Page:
1998Crime Drama ∙ 1h 9min

So Christopher Nolan existed before Memento. He existed before The Prestige. He even existed before his blockbuster Batman movies. Before watching Following, I had it in my head it would be, like Danny Boyle’s Shallow Grave, a taught film that would foreshadow the brilliance to come. Boyle had Shallow Grave and then Trainspotting, an absolutely fucking awesome movie precluded by a pretty rad one. Nolan had Memento, a terrifically excellent movie precluded by this, an experiment in shruggery. That’s literally what I did after watching it: shrug. It’s a film that follows the noir twist thing all the way down the line. Everything is not as it seems. The love interest is fishy, the friend is dubious, and the mark is a mark. There are ubiquitous bad dudes who seem to have connections to organized crime, wolves in sheep’s clothing and femme fatales. It’s all been done before–and done better.

I could care less about our main character, who seemed not sympathetically pathetic, but just pathetic. He’s an out of work writer who learns from some weird old magi that the best way to learn about people (presumably to help the book he’s trying to write) is to follow and observe them. And then one day he follows the wrong guy, who eventually involves him in robbery and general petty crime. And then the chick enters, and anyone who has ever seen this type of movie (including me, who took a specific film noir class in college) can see what’s happening from a million miles away (except our dupe, of course). The thing is, even if you don’t catch on, the writer gives it away a la Law and Order: Criminal Intent.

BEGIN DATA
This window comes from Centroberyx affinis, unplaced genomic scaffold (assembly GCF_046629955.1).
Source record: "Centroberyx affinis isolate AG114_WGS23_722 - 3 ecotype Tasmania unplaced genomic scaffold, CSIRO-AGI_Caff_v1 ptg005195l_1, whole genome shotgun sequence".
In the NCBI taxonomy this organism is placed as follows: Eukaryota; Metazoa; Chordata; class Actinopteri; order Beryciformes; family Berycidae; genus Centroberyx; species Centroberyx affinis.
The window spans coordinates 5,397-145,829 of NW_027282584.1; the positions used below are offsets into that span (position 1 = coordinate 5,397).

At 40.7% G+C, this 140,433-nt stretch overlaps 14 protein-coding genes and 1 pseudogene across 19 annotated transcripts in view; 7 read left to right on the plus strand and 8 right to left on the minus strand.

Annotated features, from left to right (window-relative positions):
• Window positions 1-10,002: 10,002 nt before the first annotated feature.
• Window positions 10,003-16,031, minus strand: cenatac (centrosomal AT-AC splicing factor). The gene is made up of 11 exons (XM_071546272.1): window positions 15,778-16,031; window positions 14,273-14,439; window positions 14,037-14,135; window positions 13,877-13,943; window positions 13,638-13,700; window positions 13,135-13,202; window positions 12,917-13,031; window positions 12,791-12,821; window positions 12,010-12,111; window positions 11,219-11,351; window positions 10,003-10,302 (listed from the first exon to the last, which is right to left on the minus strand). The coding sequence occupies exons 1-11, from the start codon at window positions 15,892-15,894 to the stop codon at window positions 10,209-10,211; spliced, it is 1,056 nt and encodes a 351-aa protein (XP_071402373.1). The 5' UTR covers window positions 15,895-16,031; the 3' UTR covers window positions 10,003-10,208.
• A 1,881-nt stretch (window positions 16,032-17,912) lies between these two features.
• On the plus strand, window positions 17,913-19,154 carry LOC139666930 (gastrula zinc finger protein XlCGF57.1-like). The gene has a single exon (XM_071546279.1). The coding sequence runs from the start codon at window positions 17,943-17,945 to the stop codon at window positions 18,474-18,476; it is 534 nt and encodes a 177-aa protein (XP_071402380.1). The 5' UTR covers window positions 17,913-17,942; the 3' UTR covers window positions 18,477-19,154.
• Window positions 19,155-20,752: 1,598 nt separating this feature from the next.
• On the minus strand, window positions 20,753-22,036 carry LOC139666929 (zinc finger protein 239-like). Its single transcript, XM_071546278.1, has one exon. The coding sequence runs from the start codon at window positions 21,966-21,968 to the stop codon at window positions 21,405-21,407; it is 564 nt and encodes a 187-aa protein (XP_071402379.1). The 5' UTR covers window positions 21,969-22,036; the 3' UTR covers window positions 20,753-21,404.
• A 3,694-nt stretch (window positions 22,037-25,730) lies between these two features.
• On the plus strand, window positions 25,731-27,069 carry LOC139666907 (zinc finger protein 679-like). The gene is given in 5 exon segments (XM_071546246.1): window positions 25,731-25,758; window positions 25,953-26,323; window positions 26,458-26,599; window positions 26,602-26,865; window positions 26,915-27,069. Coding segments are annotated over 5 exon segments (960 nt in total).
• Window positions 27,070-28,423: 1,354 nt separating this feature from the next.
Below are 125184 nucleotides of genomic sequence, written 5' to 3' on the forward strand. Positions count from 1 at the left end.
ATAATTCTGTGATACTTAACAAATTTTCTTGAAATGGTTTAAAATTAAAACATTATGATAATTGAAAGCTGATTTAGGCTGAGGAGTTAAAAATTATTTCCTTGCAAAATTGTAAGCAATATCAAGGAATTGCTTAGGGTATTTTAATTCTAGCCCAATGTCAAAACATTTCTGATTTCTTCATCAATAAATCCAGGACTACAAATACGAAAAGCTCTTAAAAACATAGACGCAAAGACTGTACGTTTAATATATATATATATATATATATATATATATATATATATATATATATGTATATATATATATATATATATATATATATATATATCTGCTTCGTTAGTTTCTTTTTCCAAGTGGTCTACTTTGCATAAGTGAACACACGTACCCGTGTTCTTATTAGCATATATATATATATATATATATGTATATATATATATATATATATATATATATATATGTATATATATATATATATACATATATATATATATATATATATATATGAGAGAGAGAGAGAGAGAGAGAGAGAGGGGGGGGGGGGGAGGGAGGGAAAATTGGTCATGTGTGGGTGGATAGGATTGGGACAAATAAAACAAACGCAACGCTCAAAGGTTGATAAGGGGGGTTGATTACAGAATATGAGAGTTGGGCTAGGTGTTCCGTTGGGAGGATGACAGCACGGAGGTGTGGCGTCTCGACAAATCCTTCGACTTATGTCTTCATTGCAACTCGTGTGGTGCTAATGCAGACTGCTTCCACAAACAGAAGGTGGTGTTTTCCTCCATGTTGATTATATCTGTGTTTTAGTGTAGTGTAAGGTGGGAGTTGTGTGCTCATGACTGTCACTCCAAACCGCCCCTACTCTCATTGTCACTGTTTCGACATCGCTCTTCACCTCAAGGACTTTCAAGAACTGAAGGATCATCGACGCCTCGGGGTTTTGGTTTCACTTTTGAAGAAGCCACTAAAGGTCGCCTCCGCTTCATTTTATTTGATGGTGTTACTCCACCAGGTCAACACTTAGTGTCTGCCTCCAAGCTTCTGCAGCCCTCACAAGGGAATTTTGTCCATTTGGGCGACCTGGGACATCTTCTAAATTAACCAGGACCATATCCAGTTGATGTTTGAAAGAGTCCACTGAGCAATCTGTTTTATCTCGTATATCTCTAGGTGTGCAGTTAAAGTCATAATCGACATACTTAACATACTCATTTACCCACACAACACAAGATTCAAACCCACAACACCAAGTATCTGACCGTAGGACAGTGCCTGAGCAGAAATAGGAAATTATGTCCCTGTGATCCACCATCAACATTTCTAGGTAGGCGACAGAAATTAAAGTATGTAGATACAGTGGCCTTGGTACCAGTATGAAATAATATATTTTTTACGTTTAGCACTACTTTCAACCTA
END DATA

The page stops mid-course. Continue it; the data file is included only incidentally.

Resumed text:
It’s certainly not a film without merit, but is too paint by numbers to stick in your head beyond an initial viewing. There is a funny scene where we see our protagonist leaving an apartment with a big Batman symbol on the door. The camera seems to almost linger on it as if Nolan had some inkling that one day 10 years later he would be the auteur of the series that broke box office records. So this will live as a great director’s first swing at film glory, but it’s a bloop single at best.